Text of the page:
The protection on the shoes could be better. The upper provides decent protection as the mesh, which is marketed as being stretchable, actually doesn’t move all that much. However, due to the softness of the midsole and outsole, the bottom of your foot could stand to gain a little more protection. With no carbon rubber in the high wear areas, it doesn’t feel like your foot is getting adequate protection in the heel and toe. That said, the collar of the shoe keeps your ankle in place and prevent from twisting and rolling, which is positive towards the overall protection.
This is where the shoe shines. With the Boost technology in the midsole, Adidas has one of the most responsive midsoles you’re going to find on the market. The soft outsole only adds to the overall responsiveness. The shoe feels light and spongey underneath your foot. You’re going to feel it “breath in” and “breath out” as you run. The upper could stand to be a bit more responsive, especially since it’s supposed to stretch more than it actually does. The lack of responsiveness in the upper shouldn’t take away from just how good the responsiveness of the midsole and outsole. When Adidas uses their Boost technology in any shoe, you know you’re getting something with a supreme response.
The Response Boost are great shoes for arch support
in the upper, but could be improved in the sole. Due to the raised heel on the midsole, the support is a bit wonky overall. It feels like the shoe would offer better arch support if the heel was flat with the ground and the midfoot was slightly raised instead of the heel. But Adidas made the decision that they did, and thus the overall support slightly suffers. Some runners did rave about the insole, which they said goes a long way in helping with the support.
The shoe performs exceptionally well on the road
. The design of the outsole is well done and the overall grip is strong. Adidas says that they can be used on all surfaces, except for the trail
. With the way the outsole is designed with chain-like features, the shoe performs well on multiple surfaces.
Depending on your size, the shoe ranges from $80 to $120 on Amazon. This is a bit much given that there is an update to the shoe that’s out there for cheaper. Some runners have been able to find them much cheaper on eBay or at their local runner's shop that has leftover inventory. If you can find them for around $60 or less, they are worth the investment, but anything more is a bit too much given the alternatives.
If the responsiveness is the best thing about the shoe, the traction is the second best. The outsole has excellent grip on a multitude of surfaces and ensures that you won’t slip and slide as you run. Since the outsole uses such soft rubber, it digs into the surface nicely. While the durability is sacrificed for this grip, at least something good comes out of the soft rubber besides the responsiveness.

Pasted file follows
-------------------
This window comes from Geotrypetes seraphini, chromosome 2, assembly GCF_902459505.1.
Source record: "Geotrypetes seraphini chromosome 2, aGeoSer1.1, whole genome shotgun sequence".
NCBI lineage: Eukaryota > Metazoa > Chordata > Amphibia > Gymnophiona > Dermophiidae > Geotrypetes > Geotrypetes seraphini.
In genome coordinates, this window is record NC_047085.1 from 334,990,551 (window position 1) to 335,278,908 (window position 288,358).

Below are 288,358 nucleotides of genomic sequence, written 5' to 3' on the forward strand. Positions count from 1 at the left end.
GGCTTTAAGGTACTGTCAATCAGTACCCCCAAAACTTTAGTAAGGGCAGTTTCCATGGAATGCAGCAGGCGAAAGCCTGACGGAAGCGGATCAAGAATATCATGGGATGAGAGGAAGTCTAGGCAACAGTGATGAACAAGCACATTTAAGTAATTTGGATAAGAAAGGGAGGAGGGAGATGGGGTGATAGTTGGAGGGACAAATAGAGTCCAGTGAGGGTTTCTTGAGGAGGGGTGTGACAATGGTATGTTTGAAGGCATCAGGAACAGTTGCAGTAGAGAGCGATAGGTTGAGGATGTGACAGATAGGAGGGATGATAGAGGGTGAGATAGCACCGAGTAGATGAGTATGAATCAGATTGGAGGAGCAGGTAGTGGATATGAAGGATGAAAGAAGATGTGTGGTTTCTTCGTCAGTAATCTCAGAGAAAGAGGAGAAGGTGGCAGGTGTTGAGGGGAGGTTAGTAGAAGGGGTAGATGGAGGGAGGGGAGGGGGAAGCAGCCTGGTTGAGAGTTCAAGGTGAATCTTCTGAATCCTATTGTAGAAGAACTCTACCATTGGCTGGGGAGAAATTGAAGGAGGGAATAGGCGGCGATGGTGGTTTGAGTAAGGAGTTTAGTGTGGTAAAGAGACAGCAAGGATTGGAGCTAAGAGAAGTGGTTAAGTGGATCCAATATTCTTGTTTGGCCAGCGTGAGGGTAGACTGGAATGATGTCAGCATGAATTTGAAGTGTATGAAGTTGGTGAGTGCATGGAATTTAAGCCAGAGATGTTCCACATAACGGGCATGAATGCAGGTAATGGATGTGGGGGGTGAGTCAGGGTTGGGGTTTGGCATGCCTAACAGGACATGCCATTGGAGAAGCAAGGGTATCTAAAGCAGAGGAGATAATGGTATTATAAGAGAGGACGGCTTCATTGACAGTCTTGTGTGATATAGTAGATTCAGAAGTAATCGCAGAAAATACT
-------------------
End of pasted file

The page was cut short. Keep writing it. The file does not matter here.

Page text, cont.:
Due to the soft materials used in the midsole and outsole, the Response Boost is a very flexible shoe. The outsole points throughout the forefoot. Where the flexibility lacks is in the upper, which is stiffer than runners would like. Despite this, the Response Boost has been touted as the most flexible Boost variation that Adidas has put out. That’s high praise of the outsole.
Runners have raved about the rear stability
of the Response Boost. The heel of the shoe grips your foot really well and keeps it in place throughout your run. While the heel stability is good, the forefoot stability is just as strong. This is largely thanks to how tight the toe box is. The design of the outsole and the guidance line adds to the stability as it keeps your foot on the right path.
The drop is 11.8 mm. Some runners have said that the drop feels less steep than advertised, which is a good thing since the drop is slightly above the average running shoe. The raised heel certainly contributes to the odd drop number. The 11.8 mm certainly hurts the midfoot arch support, which isn’t very good, but the insole helps. If you take out the insole, things become really bad.
Key Features of the Adidas Response Boost
Key Features of the Adidas Response Boost
•Boost technology midsole that is well cushioned and responsive.
•Soft outsole that adds to the overall responsiveness and flexibility of the shoe.
•Synthetic and techfit upper is engineered for natural, flexible support and a seamless, sock-like fit
Partial EVA midsole for lightweight cushioning
The Response Boost is a mixed bag as a shoe. The Boost technology used in the midsole is outstanding and Adidas should be praised for their efforts. You’ll be hard pressed to find a more responsive and cushioned technology on the market. The shoe is comfortable, as long as you go a half size up, and your feet will feel great after long runs
. On the downside, the construction of the upper is a bit iffy, there isn’t much support in the midfoot, the durability is lacking, and it’s not a breathable shoe. If you can find them cheap, they are worth it because they do perform well.